I’ve heard at least two people claim that Dr. Gates was in the wrong.  One of them, a white man, began by describing the black Harvard professor as “uppity”.  People like that should be called on their bullshit before any serious debate is attempted.  A second, a black man, explained it away simply as this: if you yell at a cop, he’s going to arrest you – period.  That’s a valid point.  Unfortunately, the point may be that we are already living in a police state – a state where disagreement with a police officer, regardless of any other details involved, may be punished as a crime.

I have been in situations where police willfully disregarded laws to get people off the street – namely, anti-war marches.  The strategy is known: corral known figures in the movement early on, before the march starts; charge them with anything that’s remotely close.  If you can’t stretch the law that far, use moles and provocateurs.  When they insist on showing up to march anyway, arrest everyone in a radius for “disturbing the peace” or “resisting arrest” or “disorderly”.  The charges won’t stick, but they aren’t meant to – they’re just meant to detain you and keep you from doing what you came for.  The City Council will call the Police Chief to the floor in about three weeks and tell him how naughty he is for doing that, and he goes back to his office, and he does it again the next time.  It’s a known and accepted practice in practically every city police department around the globe.

If I had to hazard a guess, I’d say that’s what happened here: Officer Crowley just reached into the books, plunked his finger down, and figured Dr. Gates was guilty of that just to get him to shut up.  That’s illegal, by the way, just as much as it is when they do it to peaceful protesters…but of course, if your basis for what’s illegal is defined as “disagreeing with me”, then there’s little you don’t feel empowered to do.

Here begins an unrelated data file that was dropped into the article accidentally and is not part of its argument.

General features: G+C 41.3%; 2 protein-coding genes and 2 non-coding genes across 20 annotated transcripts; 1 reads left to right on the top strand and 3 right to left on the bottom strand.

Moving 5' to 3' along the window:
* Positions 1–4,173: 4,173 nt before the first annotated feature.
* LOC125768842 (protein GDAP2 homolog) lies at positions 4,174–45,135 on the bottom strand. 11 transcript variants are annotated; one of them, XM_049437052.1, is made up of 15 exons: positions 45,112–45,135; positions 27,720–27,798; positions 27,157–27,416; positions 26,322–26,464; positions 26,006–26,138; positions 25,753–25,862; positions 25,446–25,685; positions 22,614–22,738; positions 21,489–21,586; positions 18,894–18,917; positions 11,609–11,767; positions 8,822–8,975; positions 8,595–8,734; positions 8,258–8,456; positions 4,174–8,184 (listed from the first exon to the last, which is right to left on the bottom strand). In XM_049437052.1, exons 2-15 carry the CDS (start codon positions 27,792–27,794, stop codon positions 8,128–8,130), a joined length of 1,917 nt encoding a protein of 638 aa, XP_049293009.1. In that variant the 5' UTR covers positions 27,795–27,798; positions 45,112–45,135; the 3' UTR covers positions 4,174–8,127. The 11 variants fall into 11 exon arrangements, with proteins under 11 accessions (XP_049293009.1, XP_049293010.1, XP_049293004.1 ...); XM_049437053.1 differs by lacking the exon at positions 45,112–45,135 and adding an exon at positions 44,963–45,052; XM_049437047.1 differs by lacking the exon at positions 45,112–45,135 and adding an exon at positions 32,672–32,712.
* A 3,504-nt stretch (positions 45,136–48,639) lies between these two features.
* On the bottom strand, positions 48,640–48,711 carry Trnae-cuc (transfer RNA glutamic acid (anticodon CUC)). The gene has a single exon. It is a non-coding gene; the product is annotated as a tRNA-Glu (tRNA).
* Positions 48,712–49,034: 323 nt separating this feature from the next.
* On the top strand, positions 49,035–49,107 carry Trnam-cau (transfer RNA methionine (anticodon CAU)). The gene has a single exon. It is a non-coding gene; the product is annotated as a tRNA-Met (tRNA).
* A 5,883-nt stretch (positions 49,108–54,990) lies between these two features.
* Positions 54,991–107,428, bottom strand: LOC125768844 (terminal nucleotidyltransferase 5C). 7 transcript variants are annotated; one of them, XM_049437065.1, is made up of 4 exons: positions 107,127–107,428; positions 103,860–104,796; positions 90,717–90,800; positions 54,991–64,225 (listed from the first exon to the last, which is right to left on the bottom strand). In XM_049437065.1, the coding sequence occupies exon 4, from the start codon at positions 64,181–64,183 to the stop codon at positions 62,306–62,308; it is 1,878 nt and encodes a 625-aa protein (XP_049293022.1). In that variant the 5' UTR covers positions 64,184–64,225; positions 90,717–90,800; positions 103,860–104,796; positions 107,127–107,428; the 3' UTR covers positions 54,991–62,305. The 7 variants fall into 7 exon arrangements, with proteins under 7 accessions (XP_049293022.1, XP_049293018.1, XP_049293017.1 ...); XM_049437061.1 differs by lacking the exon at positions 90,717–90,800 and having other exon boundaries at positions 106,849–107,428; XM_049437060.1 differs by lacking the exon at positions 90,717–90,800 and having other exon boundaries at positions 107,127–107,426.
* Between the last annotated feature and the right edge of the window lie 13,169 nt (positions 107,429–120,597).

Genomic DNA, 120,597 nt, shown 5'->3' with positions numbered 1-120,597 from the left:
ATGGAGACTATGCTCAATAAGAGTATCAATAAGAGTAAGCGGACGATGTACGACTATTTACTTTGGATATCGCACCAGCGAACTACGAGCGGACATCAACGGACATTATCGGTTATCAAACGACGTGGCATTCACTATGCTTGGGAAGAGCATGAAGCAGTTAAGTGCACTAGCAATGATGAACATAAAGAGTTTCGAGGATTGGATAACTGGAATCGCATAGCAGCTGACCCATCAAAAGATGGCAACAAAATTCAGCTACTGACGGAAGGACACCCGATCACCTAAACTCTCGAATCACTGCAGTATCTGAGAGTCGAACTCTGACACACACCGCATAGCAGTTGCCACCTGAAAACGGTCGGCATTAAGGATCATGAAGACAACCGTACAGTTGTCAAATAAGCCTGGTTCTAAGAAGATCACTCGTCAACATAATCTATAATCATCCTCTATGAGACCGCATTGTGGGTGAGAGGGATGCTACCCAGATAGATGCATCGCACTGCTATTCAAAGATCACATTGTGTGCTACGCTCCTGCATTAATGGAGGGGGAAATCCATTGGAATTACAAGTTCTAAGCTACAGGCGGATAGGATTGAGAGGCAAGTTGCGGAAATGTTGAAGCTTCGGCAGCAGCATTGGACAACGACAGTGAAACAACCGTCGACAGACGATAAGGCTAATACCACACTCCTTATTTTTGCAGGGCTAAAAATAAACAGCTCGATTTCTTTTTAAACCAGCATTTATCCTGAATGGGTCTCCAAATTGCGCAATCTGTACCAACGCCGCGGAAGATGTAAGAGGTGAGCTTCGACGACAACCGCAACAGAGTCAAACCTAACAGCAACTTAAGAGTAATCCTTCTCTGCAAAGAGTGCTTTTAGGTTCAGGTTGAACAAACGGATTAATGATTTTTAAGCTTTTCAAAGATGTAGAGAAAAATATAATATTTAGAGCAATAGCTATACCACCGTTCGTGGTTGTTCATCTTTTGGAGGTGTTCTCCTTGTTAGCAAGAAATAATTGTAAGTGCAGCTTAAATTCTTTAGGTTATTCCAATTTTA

Dr. Gates does have one other point: in the past, and to this day in some areas, tactics such as these were employed disproportionately against blacks, particularly black men, to reinforce their “place” in white-led society.  It was, and is, profiling.  Yes, I’m aware that everyone profiles, and I’m aware that much of modern law enforcement relies on it.  There is a right way to do it and a wrong way.  The way it has been done against black men in the past is the wrong way, and if it was done here, that is also wrong.

I will say I used to have a great deal of respect for the police, and still do – for certain examples of the breed.  For the most part, I don’t usually trust them; I don’t think they necessarily have the interests of all the public in mind as an organization.  As a member of the public, I’ve seen too many examples to the contrary, up to and including those who are simply criminals with badges so they can’t be (easily) arrested.

I’m aware they have a difficult job and are underpaid – frankly, I think one way to change things would be to increase the pay of police officers across the board.  Make the job attract the best and brightest, who’ll have a better idea how to handle the public.  (I’ve seen first-hand examples of those who’ve joined that are far below this standard; many failed in other jobs before joining.)

Whatever the deal, we need to be clear that the standard being applied in this case – directly, by the officer and by other officers around the country – cannot stand.  Law officers must carry out the law – not a code of vendetta underscored by a thin blue line.

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One Response

  1. Thank you for this writeup. Curious about your reaction to the 2nd down of the ‘possibly related posts’, “a teachable moment.” Brings class into the conversation, though it lost me around the time when it tried to slam the neighbor lady for false reporting.